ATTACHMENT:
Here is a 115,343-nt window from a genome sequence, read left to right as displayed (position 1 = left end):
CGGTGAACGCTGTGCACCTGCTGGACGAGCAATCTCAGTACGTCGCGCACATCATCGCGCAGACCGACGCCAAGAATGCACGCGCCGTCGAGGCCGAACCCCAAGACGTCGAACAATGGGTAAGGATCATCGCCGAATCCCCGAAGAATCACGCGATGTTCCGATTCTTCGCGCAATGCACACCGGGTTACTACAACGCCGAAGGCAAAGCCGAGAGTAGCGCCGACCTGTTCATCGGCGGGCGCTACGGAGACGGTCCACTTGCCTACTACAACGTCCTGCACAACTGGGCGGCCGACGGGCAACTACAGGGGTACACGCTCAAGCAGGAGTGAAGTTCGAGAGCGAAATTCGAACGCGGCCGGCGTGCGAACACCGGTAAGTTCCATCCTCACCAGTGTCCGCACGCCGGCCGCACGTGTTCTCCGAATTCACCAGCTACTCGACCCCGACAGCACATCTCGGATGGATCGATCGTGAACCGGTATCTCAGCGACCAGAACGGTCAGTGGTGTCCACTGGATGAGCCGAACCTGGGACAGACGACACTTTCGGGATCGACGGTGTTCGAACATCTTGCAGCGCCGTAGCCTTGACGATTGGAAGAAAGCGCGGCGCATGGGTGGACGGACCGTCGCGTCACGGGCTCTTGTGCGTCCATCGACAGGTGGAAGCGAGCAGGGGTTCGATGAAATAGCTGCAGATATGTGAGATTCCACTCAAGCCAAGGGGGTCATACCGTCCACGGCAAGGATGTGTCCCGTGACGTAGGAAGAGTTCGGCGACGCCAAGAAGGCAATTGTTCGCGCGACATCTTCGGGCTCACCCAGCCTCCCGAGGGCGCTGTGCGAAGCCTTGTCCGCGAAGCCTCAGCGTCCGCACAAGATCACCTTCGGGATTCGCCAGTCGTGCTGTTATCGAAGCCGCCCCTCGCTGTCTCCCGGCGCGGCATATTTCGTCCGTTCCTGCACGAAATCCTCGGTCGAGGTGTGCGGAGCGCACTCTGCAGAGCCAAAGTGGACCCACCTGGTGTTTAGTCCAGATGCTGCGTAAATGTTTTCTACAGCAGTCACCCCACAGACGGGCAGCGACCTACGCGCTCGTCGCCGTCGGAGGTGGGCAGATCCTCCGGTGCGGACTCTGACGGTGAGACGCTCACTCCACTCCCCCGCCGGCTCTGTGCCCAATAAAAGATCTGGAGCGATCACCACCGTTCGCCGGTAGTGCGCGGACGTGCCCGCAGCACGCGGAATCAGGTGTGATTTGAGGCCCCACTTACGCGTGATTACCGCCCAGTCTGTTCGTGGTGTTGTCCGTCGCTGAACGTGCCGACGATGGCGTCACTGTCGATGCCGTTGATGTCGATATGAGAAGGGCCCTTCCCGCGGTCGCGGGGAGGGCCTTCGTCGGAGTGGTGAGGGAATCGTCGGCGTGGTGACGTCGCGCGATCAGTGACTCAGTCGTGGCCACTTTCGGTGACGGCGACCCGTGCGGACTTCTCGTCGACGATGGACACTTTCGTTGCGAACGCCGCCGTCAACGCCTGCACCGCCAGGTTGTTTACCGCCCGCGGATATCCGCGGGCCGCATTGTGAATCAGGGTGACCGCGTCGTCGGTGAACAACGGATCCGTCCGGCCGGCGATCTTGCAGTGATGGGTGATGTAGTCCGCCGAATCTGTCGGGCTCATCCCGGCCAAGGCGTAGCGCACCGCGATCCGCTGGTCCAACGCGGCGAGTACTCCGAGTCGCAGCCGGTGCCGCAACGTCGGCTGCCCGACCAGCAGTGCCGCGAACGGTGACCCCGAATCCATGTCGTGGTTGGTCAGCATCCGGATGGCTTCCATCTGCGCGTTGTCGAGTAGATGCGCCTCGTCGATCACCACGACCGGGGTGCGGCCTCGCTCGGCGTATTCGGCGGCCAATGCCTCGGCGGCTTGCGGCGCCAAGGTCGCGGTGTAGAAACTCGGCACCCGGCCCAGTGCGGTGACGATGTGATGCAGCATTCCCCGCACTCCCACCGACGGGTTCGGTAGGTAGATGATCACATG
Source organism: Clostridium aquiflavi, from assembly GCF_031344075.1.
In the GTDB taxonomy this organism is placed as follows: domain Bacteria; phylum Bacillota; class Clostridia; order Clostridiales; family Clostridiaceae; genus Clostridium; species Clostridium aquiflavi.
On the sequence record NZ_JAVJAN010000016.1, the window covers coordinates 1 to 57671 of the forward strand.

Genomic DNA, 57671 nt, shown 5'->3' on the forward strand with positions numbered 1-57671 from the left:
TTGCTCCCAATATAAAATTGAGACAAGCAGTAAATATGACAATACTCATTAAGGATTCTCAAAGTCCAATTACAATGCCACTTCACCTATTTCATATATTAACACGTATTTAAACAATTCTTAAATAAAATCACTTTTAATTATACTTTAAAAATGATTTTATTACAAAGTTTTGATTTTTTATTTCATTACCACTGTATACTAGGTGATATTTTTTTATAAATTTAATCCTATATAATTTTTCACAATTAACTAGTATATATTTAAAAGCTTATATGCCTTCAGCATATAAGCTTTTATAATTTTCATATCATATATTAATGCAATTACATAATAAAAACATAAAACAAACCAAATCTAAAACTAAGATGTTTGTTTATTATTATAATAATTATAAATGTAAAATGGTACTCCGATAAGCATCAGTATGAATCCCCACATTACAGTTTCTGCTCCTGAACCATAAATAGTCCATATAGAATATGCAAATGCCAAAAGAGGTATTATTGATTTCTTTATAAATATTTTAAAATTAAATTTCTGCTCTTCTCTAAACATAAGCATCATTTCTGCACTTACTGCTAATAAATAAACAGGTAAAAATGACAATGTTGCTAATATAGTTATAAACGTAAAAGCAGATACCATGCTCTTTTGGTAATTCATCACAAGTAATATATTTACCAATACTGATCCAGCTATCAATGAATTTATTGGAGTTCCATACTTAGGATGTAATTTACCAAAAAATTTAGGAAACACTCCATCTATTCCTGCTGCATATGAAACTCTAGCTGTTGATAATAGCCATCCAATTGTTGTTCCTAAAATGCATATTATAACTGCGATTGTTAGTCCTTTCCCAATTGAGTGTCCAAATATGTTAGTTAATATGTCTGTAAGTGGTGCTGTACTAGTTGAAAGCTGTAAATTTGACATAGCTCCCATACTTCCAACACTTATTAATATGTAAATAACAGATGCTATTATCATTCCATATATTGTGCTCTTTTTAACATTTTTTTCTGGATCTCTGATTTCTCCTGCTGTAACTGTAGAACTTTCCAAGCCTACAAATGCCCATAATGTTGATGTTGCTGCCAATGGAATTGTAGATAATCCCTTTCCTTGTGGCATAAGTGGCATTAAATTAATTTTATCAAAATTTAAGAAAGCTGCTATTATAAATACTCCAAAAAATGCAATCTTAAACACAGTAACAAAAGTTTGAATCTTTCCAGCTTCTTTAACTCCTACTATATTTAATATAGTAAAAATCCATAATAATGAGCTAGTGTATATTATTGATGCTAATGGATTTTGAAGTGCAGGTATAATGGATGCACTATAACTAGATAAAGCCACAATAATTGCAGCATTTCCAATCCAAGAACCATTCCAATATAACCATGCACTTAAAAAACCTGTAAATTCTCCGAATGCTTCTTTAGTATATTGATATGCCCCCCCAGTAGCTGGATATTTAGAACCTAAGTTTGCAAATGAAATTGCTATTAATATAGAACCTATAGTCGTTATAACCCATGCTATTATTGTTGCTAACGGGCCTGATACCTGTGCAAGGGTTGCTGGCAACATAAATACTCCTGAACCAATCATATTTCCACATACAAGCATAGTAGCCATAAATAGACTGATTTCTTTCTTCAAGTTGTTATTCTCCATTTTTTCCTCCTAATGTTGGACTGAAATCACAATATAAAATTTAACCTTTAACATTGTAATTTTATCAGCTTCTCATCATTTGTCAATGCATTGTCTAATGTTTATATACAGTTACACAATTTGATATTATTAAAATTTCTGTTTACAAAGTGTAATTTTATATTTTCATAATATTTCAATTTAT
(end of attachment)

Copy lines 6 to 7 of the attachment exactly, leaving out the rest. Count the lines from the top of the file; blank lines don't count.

Genomic DNA, 57671 nt, shown 5'->3' on the forward strand with positions numbered 1-57671 from the left:
TTGCTCCCAATATAAAATTGAGACAAGCAGTAAATATGACAATACTCATTAAGGATTCTCAAAGTCCAATTACAATGCCACTTCACCTATTTCATATATTAACACGTATTTAAACAATTCTTAAATAAAATCACTTTTAATTATACTTTAAAAATGATTTTATTACAAAGTTTTGATTTTTTATTTCATTACCACTGTATACTAGGTGATATTTTTTTATAAATTTAATCCTATATAATTTTTCACAATTAACTAGTATATATTTAAAAGCTTATATGCCTTCAGCATATAAGCTTTTATAATTTTCATATCATATATTAATGCAATTACATAATAAAAACATAAAACAAACCAAATCTAAAACTAAGATGTTTGTTTATTATTATAATAATTATAAATGTAAAATGGTACTCCGATAAGCATCAGTATGAATCCCCACATTACAGTTTCTGCTCCTGAACCATAAATAGTCCATATAGAATATGCAAATGCCAAAAGAGGTATTATTGATTTCTTTATAAATATTTTAAAATTAAATTTCTGCTCTTCTCTAAACATAAGCATCATTTCTGCACTTACTGCTAATAAATAAACAGGTAAAAATGACAATGTTGCTAATATAGTTATAAACGTAAAAGCAGATACCATGCTCTTTTGGTAATTCATCACAAGTAATATATTTACCAATACTGATCCAGCTATCAATGAATTTATTGGAGTTCCATACTTAGGATGTAATTTACCAAAAAATTTAGGAAACACTCCATCTATTCCTGCTGCATATGAAACTCTAGCTGTTGATAATAGCCATCCAATTGTTGTTCCTAAAATGCATATTATAACTGCGATTGTTAGTCCTTTCCCAATTGAGTGTCCAAATATGTTAGTTAATATGTCTGTAAGTGGTGCTGTACTAGTTGAAAGCTGTAAATTTGACATAGCTCCCATACTTCCAACACTTATTAATATGTAAATAACAGATGCTATTATCATTCCATATATTGTGCTCTTTTTAACATTTTTTTCTGGATCTCTGATTTCTCCTGCTGTAACTGTAGAACTTTCCAAGCCTACAAATGCCCATAATGTTGATGTTGCTGCCAATGGAATTGTAGATAATCCCTTTCCTTGTGGCATAAGTGGCATTAAATTAATTTTATCAAAATTTAAGAAAGCTGCTATTATAAATACTCCAAAAAATGCAATCTTAAACACAGTAACAAAAGTTTGAATCTTTCCAGCTTCTTTAACTCCTACTATATTTAATATAGTAAAAATCCATAATAATGAGCTAGTGTATATTATTGATGCTAATGGATTTTGAAGTGCAGGTATAATGGATGCACTATAACTAGATAAAGCCACAATAATTGCAGCATTTCCAATCCAAGAACCATTCCAATATAACCATGCACTTAAAAAACCTGTAAATTCTCCGAATGCTTCTTTAGTATATTGATATGCCCCCCCAGTAGCTGGATATTTAGAACCTAAGTTTGCAAATGAAATTGCTATTAATATAGAACCTATAGTCGTTATAACCCATGCTATTATTGTTGCTAACGGGCCTGATACCTGTGCAAGGGTTGCTGGCAACATAAATACTCCTGAACCAATCATATTTCCACATACAAGCATAGTAGCCATAAATAGACTGATTTCTTTCTTCAAGTTGTTATTCTCCATTTTTTCCTCCTAATGTTGGACTGAAATCACAATATAAAATTTAACCTTTAACATTGTAATTTTATCAGCTTCTCATCATTTGTCAATGCATTGTCTAATGTTTATATACAGTTACACAATTTGATATTATTAAAATTTCTGTTTACAAAGTGTAATTTTATATTTTCATAATATTTCAATTTAT